It would be better to allow the dogs to meet on neutral territory or at every least in a less confined space. Do you see in the video how trapped Riane is? She really didn't have much choice other than to snap at your dog in that situation.

 

She was very restrained and very appropriate in her behavior.

 

Well, that's over and done with now, there's no "first meeting" to happen again, as that can only happen once. As I said, this was filmed after she had been here an hour, it was not their very first interaction. I will try to do better in the future, but for now it is what it is, I cannot correct the past. I was somewhat limited by small living quarters and nasty weather outside.

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And I also wanted to say that I didn't realize that mounting was such a rude behavior in general, I thought it was more of a "that's just what dog's do" type of thing, so I do very much appreciate the insights and I will definitely do my best to head it off before it starts.

 

As far as future meetings go, I'll make sure they are more appropriately planned as well.

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And I also wanted to say that I didn't realize that mounting was such a rude behavior in general, I thought it was more of a "that's just what dog's do" type of thing, so I do very much appreciate the insights and I will definitely do my best to head it off before it starts.

 

As far as future meetings go, I'll make sure they are more appropriately planned as well.

If it is any reassurance, I'm sure that there are many pet dog owners who see mounting as'just what a dog does'.

 

My own view is that most dogs (other than a receptive bitch) will give signals that he/she does not want to be mounted. A 'rude' dog will ignore these signals and take advantage of the fact thtat most other dogs do not want to actually fight to stop him.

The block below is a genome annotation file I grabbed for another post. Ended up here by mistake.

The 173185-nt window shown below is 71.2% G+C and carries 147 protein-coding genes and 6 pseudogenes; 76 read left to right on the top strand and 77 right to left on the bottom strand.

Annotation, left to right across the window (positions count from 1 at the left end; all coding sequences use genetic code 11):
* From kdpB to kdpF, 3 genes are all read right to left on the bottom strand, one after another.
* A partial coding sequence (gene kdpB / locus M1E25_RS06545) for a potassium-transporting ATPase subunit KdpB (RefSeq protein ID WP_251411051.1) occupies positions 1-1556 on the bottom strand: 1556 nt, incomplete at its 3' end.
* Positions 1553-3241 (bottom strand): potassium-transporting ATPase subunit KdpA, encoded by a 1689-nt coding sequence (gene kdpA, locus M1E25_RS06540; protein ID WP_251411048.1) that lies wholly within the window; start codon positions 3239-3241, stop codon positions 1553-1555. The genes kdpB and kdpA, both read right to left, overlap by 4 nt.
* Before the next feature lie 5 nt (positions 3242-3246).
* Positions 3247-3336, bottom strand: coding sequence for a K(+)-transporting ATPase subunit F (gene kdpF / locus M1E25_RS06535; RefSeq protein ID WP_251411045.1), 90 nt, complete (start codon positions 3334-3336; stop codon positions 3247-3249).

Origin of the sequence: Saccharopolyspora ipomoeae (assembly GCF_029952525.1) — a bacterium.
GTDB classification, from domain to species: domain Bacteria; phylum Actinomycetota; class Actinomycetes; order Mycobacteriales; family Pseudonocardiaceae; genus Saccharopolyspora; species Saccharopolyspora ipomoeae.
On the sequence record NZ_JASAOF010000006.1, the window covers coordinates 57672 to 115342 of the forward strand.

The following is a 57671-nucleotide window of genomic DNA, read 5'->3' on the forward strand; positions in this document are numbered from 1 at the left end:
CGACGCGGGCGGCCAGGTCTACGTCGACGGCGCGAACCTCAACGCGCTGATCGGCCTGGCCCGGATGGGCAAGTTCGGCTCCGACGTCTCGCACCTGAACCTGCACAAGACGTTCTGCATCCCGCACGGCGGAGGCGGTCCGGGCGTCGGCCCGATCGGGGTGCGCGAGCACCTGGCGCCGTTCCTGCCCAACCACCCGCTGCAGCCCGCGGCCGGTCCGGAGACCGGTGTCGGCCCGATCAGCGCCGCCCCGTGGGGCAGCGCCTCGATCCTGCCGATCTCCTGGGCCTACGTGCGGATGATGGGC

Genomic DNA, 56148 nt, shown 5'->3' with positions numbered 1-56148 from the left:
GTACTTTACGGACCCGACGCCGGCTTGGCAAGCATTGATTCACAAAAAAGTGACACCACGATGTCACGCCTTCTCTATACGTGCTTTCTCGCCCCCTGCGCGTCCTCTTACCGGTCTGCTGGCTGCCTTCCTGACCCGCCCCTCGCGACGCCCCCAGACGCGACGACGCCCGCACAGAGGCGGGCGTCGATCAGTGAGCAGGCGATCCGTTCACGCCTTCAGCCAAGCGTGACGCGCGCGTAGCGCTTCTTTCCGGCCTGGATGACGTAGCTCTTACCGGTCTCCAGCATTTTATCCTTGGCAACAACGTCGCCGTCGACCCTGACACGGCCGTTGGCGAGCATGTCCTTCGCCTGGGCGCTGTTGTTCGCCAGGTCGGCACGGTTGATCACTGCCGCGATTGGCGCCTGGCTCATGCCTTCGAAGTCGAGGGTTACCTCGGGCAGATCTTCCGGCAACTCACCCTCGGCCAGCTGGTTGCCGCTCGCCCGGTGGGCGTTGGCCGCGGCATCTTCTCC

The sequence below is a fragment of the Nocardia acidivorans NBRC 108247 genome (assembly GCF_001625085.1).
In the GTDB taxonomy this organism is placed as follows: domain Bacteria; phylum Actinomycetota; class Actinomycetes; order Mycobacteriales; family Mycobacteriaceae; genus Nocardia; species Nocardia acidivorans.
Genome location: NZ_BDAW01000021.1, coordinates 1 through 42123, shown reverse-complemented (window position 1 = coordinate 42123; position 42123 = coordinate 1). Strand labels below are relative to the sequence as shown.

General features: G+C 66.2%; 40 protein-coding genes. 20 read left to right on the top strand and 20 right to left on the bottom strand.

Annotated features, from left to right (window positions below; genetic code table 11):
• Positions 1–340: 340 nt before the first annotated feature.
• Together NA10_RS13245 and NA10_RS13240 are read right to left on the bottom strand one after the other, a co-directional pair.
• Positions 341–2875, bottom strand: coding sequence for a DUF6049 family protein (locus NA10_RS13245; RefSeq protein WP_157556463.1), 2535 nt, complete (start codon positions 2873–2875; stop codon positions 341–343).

IMO it is our responsibility as dog owners to learn to read those early tells that indicate that our dogs are thinking about acting inappropriately. We need to tell our dogs at this point that these thoughts and subsequent actions are not acceptable.

 

Catching a dog early on has 2 advantges.Firstly, It is much easier to stop a dog from misbehaving .Secondly, if the owner lets the dog know that the thoughts themselves are not acceptable, then the dog will find it easier to learn to control himself.

 

I guess others who have also posted on this tread feel similarly.

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She's beautiful, Betsy. I'm sure whatever your final decision, she's gonna end up shining. :)

It sounds like meets from now will go a little better with the insight you've been given, so I wish you both the very best of luck.

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And I also wanted to say that I didn't realize that mounting was such a rude behavior in general, I thought it was more of a "that's just what dog's do" type of thing, so I do very much appreciate the insights and I will definitely do my best to head it off before it starts.

 

As far as future meetings go, I'll make sure they are more appropriately planned as well.

 

 

We all live and learn. :) You'll do well and you've plenty of food for thought for the second meeting.

 

Sorry if we went overboard on the anti-mounting warnings! I think that's a common misconception among many pet owners, but now you know better and you can just focus on helping Rian feel comfortable. Best of luck with that little beauty! :wub:

 

~ Gloria